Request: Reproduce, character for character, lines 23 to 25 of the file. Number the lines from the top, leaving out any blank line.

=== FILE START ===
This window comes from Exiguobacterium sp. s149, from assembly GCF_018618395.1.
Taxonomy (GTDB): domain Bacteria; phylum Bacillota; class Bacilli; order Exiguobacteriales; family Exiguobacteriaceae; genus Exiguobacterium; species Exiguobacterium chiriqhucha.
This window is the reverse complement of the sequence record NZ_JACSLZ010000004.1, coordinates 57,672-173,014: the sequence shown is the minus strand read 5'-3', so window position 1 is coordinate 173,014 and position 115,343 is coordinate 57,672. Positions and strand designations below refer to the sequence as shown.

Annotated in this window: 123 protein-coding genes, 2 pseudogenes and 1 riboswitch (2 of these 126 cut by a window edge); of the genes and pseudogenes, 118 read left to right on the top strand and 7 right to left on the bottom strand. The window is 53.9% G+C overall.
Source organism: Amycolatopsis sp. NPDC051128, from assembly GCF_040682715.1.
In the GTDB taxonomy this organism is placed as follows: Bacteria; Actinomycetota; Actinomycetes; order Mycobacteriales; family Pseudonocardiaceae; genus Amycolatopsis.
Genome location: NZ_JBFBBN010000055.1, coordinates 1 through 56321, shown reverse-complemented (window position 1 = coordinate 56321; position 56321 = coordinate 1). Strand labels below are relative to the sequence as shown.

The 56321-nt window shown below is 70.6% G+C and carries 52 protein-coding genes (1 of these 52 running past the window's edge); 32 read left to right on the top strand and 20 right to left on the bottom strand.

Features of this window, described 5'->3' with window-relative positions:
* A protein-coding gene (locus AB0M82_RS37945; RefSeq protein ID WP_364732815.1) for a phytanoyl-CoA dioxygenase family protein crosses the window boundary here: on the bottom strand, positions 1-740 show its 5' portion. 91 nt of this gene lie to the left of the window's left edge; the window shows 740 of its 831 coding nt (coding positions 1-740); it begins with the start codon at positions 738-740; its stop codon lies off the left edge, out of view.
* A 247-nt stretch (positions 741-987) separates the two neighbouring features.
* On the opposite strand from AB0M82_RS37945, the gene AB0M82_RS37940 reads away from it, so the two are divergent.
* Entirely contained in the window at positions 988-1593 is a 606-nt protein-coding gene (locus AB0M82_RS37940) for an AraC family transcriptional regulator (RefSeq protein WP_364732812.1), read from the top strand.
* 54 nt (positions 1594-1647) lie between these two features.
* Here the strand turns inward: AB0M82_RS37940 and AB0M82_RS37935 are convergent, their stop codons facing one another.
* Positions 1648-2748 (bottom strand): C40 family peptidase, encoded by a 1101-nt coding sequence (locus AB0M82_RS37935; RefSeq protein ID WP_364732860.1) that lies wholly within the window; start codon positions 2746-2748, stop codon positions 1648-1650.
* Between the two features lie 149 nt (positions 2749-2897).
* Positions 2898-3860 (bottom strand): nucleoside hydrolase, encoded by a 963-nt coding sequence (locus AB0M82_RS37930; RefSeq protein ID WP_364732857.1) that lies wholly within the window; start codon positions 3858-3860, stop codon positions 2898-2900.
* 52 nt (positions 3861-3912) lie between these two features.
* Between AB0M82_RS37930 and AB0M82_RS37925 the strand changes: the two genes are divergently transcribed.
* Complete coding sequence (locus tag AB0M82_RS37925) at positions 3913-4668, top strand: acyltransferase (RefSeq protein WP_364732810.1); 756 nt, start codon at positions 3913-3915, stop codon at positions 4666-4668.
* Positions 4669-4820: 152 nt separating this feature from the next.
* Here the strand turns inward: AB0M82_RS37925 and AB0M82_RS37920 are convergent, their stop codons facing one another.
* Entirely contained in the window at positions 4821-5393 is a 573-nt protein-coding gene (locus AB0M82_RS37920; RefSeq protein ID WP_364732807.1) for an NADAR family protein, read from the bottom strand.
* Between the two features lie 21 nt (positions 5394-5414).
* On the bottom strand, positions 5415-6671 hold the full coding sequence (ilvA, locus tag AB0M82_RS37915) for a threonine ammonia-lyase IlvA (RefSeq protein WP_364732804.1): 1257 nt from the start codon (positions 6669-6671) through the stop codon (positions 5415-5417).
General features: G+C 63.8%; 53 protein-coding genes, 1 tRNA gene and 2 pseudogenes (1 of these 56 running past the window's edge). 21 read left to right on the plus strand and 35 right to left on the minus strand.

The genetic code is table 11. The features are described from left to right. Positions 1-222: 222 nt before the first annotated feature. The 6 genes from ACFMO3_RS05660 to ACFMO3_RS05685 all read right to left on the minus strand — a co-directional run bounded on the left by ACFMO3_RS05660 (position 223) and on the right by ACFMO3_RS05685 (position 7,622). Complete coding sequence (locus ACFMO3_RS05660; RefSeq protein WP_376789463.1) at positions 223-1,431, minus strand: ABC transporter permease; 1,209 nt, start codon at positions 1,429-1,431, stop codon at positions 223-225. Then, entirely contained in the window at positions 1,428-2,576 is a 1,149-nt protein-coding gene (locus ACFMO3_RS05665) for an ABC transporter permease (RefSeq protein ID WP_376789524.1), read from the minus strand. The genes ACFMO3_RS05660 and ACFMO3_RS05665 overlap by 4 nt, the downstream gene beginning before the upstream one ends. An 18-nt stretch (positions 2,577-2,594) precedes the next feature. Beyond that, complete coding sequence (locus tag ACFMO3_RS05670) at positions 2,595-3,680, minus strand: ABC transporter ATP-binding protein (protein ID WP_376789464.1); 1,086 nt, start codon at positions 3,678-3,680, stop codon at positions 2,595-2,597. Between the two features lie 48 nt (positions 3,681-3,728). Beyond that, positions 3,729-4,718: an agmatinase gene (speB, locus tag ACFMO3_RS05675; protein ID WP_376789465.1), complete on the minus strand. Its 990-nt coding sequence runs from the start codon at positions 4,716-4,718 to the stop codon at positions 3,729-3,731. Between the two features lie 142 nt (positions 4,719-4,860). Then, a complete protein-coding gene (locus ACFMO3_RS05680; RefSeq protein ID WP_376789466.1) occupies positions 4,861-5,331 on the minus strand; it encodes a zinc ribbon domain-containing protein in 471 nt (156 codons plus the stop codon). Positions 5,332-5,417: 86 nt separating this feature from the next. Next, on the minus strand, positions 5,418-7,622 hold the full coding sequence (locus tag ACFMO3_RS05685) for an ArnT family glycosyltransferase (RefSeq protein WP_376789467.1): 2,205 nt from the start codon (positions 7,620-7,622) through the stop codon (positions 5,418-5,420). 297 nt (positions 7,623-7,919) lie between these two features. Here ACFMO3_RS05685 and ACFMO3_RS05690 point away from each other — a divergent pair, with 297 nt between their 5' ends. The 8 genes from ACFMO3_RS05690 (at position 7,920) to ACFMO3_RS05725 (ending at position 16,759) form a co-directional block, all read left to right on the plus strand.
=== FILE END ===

* Here the strand turns inward: AB0M82_RS37925 and AB0M82_RS37920 are convergent, their stop codons facing one another.
* Entirely contained in the window at positions 4821-5393 is a 573-nt protein-coding gene (locus AB0M82_RS37920; RefSeq protein ID WP_364732807.1) for an NADAR family protein, read from the bottom strand.
* Between the two features lie 21 nt (positions 5394-5414).